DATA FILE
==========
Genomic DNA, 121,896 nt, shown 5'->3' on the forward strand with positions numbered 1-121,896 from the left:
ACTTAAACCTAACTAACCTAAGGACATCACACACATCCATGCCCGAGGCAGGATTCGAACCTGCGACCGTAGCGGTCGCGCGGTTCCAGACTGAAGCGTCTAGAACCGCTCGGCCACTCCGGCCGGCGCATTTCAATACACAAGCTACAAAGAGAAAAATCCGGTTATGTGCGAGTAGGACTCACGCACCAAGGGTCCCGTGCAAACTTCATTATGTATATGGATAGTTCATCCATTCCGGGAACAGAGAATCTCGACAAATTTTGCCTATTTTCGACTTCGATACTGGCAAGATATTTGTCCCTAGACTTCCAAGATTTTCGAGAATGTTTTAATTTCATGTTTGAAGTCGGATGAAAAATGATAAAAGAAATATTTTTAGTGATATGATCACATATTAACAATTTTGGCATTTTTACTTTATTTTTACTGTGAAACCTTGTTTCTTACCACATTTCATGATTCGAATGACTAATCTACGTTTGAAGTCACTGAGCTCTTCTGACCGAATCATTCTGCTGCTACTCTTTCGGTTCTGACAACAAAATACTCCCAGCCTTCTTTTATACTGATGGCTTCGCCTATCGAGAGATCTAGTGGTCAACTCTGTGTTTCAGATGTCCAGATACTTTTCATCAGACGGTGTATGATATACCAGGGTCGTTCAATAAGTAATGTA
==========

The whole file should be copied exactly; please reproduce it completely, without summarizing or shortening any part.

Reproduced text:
Genomic DNA, 121,896 nt, shown 5'->3' on the forward strand with positions numbered 1-121,896 from the left:
ACTTAAACCTAACTAACCTAAGGACATCACACACATCCATGCCCGAGGCAGGATTCGAACCTGCGACCGTAGCGGTCGCGCGGTTCCAGACTGAAGCGTCTAGAACCGCTCGGCCACTCCGGCCGGCGCATTTCAATACACAAGCTACAAAGAGAAAAATCCGGTTATGTGCGAGTAGGACTCACGCACCAAGGGTCCCGTGCAAACTTCATTATGTATATGGATAGTTCATCCATTCCGGGAACAGAGAATCTCGACAAATTTTGCCTATTTTCGACTTCGATACTGGCAAGATATTTGTCCCTAGACTTCCAAGATTTTCGAGAATGTTTTAATTTCATGTTTGAAGTCGGATGAAAAATGATAAAAGAAATATTTTTAGTGATATGATCACATATTAACAATTTTGGCATTTTTACTTTATTTTTACTGTGAAACCTTGTTTCTTACCACATTTCATGATTCGAATGACTAATCTACGTTTGAAGTCACTGAGCTCTTCTGACCGAATCATTCTGCTGCTACTCTTTCGGTTCTGACAACAAAATACTCCCAGCCTTCTTTTATACTGATGGCTTCGCCTATCGAGAGATCTAGTGGTCAACTCTGTGTTTCAGATGTCCAGATACTTTTCATCAGACGGTGTATGATATACCAGGGTCGTTCAATAAGTAATGTA